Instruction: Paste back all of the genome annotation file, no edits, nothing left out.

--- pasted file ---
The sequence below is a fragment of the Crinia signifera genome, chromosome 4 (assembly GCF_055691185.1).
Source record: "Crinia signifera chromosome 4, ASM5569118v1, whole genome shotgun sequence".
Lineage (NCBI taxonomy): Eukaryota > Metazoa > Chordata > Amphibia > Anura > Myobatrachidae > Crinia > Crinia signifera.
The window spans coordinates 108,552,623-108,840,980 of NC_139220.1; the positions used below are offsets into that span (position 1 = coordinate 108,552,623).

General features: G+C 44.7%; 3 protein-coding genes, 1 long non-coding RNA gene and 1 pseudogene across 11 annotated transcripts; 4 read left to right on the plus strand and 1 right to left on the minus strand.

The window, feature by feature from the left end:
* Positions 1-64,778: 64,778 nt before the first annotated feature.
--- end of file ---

The sequence below is a fragment of the Crinia signifera genome, chromosome 4 (assembly GCF_055691185.1).
Source record: "Crinia signifera chromosome 4, ASM5569118v1, whole genome shotgun sequence".
Lineage (NCBI taxonomy): Eukaryota > Metazoa > Chordata > Amphibia > Anura > Myobatrachidae > Crinia > Crinia signifera.
The window spans coordinates 108,552,623-108,840,980 of NC_139220.1; the positions used below are offsets into that span (position 1 = coordinate 108,552,623).

General features: G+C 44.7%; 3 protein-coding genes, 1 long non-coding RNA gene and 1 pseudogene across 11 annotated transcripts; 4 read left to right on the plus strand and 1 right to left on the minus strand.

The window, feature by feature from the left end:
* Positions 1-64,778: 64,778 nt before the first annotated feature.